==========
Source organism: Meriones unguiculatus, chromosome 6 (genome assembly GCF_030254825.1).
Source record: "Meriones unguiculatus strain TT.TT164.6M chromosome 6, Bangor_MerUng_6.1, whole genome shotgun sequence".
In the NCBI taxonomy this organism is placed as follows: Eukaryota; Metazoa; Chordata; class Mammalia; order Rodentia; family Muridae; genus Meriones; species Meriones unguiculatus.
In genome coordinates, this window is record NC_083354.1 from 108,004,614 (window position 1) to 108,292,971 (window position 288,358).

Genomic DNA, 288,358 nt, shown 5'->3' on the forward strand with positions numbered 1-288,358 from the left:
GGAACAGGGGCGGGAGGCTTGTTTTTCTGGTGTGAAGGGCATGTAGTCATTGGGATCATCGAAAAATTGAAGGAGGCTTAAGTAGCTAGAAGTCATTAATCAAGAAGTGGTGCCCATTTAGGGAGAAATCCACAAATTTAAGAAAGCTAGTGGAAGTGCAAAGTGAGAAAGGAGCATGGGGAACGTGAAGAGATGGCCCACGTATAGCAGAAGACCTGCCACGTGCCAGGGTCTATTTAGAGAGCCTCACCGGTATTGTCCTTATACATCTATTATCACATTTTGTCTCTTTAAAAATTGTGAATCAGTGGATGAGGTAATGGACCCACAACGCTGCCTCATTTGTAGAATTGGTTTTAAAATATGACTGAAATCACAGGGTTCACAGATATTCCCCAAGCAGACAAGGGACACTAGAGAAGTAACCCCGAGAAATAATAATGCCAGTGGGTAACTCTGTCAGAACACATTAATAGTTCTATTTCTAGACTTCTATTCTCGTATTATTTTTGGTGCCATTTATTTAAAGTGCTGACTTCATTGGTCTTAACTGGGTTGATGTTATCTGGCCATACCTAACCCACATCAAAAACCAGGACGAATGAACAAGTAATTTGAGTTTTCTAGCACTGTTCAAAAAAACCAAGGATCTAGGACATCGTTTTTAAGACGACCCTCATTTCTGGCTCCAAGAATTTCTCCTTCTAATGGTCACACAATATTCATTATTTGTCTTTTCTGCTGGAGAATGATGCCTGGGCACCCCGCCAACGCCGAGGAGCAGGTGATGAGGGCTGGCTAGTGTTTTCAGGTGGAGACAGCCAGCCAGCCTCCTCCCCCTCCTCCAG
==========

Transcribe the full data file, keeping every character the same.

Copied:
Source organism: Meriones unguiculatus, chromosome 6 (genome assembly GCF_030254825.1).
Source record: "Meriones unguiculatus strain TT.TT164.6M chromosome 6, Bangor_MerUng_6.1, whole genome shotgun sequence".
In the NCBI taxonomy this organism is placed as follows: Eukaryota; Metazoa; Chordata; class Mammalia; order Rodentia; family Muridae; genus Meriones; species Meriones unguiculatus.
In genome coordinates, this window is record NC_083354.1 from 108,004,614 (window position 1) to 108,292,971 (window position 288,358).

Genomic DNA, 288,358 nt, shown 5'->3' on the forward strand with positions numbered 1-288,358 from the left:
GGAACAGGGGCGGGAGGCTTGTTTTTCTGGTGTGAAGGGCATGTAGTCATTGGGATCATCGAAAAATTGAAGGAGGCTTAAGTAGCTAGAAGTCATTAATCAAGAAGTGGTGCCCATTTAGGGAGAAATCCACAAATTTAAGAAAGCTAGTGGAAGTGCAAAGTGAGAAAGGAGCATGGGGAACGTGAAGAGATGGCCCACGTATAGCAGAAGACCTGCCACGTGCCAGGGTCTATTTAGAGAGCCTCACCGGTATTGTCCTTATACATCTATTATCACATTTTGTCTCTTTAAAAATTGTGAATCAGTGGATGAGGTAATGGACCCACAACGCTGCCTCATTTGTAGAATTGGTTTTAAAATATGACTGAAATCACAGGGTTCACAGATATTCCCCAAGCAGACAAGGGACACTAGAGAAGTAACCCCGAGAAATAATAATGCCAGTGGGTAACTCTGTCAGAACACATTAATAGTTCTATTTCTAGACTTCTATTCTCGTATTATTTTTGGTGCCATTTATTTAAAGTGCTGACTTCATTGGTCTTAACTGGGTTGATGTTATCTGGCCATACCTAACCCACATCAAAAACCAGGACGAATGAACAAGTAATTTGAGTTTTCTAGCACTGTTCAAAAAAACCAAGGATCTAGGACATCGTTTTTAAGACGACCCTCATTTCTGGCTCCAAGAATTTCTCCTTCTAATGGTCACACAATATTCATTATTTGTCTTTTCTGCTGGAGAATGATGCCTGGGCACCCCGCCAACGCCGAGGAGCAGGTGATGAGGGCTGGCTAGTGTTTTCAGGTGGAGACAGCCAGCCAGCCTCCTCCCCCTCCTCCAG